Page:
Top 10 Tasmanian heritage icons
In November 2008 the National Trust published a list of the top ten heritage icons of Tasmania. Their list included the Taste of Tasmania, a food festival held in Hobart in December every year.
The Taste, as it is affectionately known, purports to showcase the finest food and wine that Tasmania has to offer. An outing it is, an institution even, but a heritage icon, it is not.
Here is the top ten heritage icons of Tasmania list that the National Trust might have assembled if they had had more time to think it through properly.
Engineering, as much as the culture and ambitions of the early British settlers, has shaped Tasmania. And, in an age before power-driven machines, it was the sweat of convicts that created access and conveniences for the colony.
The bridge they built over the Coal River at Richmond is the oldest still in use in Australia. Today there is an alternative link between Hobart and Port Arthur, and Port Arthur continues for reasons much different to those of 1825. Moreover, our climate having been thoroughly modified, the Coal River seldom floods, so that the original imperative for the Richmond Bridge is hardly valid today. However, the bridge is an icon of that period. The British were here to stay.
The emblem of Tasmania is the Tasmanian Tiger. The pity is, it’s extinct. The early European settlers slaughtered the Tasmanian Tigers. They represented a threat to their sheep, their livelihood. Now, another threat – a deadly threat of disease – is confronting another unique local animal, the Tasmanian Devil.
This is a natural heritage that we ought to fight to protect, and it should not be only children that place the Tasmanian Devil at the start of a list of heritage icons.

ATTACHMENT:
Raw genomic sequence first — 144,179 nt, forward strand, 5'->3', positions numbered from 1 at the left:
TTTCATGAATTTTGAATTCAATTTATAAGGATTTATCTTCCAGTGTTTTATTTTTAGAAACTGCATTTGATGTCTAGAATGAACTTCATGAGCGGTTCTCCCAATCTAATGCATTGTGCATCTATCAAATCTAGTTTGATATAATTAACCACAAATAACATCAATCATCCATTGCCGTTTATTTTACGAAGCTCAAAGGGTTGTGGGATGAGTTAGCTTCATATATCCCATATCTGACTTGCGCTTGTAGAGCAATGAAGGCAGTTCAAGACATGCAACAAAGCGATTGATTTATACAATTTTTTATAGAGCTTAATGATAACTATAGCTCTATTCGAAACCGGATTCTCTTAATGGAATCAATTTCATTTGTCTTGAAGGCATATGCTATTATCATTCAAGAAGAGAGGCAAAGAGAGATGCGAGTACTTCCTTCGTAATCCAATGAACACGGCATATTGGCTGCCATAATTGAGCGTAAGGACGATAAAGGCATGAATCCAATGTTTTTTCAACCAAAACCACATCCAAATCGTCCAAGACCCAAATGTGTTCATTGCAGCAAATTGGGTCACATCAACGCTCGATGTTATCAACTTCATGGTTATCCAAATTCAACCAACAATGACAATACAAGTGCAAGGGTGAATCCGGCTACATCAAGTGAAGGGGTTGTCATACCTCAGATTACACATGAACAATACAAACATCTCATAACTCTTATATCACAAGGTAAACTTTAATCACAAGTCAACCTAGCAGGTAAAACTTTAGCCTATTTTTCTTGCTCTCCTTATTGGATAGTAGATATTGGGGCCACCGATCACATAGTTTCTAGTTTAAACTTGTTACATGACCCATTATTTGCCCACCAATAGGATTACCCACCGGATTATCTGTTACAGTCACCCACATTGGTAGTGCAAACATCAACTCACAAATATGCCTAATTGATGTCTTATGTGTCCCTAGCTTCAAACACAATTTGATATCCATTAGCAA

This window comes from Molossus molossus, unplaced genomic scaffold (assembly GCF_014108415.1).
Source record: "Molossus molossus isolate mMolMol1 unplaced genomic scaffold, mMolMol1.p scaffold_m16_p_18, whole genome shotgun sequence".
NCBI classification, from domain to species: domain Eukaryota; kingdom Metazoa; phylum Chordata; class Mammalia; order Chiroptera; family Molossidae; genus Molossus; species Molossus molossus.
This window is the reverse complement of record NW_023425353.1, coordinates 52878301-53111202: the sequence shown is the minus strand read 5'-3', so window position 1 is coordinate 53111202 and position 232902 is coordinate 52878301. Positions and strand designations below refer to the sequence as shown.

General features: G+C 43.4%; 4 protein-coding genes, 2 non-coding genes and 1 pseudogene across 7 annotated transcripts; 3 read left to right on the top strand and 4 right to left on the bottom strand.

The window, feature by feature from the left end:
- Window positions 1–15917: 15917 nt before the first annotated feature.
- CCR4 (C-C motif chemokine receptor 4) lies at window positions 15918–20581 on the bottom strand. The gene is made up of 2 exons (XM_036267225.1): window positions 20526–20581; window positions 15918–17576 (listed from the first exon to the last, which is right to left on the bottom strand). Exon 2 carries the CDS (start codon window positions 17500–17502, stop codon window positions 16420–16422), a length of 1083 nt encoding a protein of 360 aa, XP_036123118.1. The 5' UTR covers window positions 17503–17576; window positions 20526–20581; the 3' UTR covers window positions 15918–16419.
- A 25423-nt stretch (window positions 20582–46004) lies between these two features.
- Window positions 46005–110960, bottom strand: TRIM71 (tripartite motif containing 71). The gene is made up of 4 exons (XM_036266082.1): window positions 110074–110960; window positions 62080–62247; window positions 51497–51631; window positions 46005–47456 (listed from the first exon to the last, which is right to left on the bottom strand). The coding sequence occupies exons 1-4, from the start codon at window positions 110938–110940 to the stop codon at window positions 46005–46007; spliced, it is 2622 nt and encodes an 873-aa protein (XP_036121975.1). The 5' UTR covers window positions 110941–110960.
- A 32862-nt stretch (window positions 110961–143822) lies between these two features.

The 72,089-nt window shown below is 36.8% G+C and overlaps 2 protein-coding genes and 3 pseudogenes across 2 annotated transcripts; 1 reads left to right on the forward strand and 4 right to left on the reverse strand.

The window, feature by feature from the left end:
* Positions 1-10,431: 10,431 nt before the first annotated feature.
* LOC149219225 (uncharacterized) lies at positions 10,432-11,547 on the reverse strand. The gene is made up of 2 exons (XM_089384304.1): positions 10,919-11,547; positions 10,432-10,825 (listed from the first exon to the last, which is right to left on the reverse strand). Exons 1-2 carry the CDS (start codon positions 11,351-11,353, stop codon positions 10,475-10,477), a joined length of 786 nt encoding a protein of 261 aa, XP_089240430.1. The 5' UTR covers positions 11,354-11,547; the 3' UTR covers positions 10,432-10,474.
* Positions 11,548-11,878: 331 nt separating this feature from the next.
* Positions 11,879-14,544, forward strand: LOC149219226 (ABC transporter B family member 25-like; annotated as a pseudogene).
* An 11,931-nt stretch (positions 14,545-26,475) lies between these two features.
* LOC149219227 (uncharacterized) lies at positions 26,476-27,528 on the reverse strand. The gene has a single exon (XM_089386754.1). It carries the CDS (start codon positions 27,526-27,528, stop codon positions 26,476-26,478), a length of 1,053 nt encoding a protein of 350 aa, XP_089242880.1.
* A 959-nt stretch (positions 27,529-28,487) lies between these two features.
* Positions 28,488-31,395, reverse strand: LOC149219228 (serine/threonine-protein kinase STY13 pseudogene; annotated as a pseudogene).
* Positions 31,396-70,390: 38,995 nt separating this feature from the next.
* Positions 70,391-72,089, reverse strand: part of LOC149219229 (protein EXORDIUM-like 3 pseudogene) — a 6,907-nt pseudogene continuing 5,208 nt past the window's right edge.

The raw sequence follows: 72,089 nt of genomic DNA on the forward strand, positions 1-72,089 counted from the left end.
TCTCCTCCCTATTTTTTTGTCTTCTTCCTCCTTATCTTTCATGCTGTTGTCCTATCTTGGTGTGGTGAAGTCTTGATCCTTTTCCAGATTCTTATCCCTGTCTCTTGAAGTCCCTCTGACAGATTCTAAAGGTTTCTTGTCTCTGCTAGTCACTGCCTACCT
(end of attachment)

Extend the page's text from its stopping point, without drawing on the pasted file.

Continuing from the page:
Hydro Electric Scheme
Australian federal and state governments were trying (very trying). Yet, on this count, they failed. From the 1990s they used the GST billions not to build roads and schools and hospitals but to bloat their bureaucracies and buy themselves another term in office.
Where were the visionaries who conceived the great hydro-electric power schemes of the Snowy Mountains and of Tasmania? Hydro Tasmania is the inheritor, as are we all, of dozens of dams and power stations generating clean renewable energy that has kept the lives of Tasmanians free of coal dust and smoke stacks. I salute the foresight of a more responsible generation long gone.
These days everyone is green. Whether out to save the planet, or simply offended by the notion of ceaselessly dumping waste into the air and water, everyman is aware of the need to switch to sustainable energy sources.
The Roaring 40s wind farm at Woolnorth, on the north-west coast of Tasmania, is the largest in the southern hemisphere. There are others scattered around Tasmania too. Makes me proud. Tassie leads and others follow.
Of course we understand that base-load power is essential, and that the sun doesn’t always shine and the wind doesn’t always blow, but even if the wind farms were merely a symbol, and they surely are more than that, then it would signal that Tasmanians do care and Tasmanians are doing something.
The Design Centre, Launceston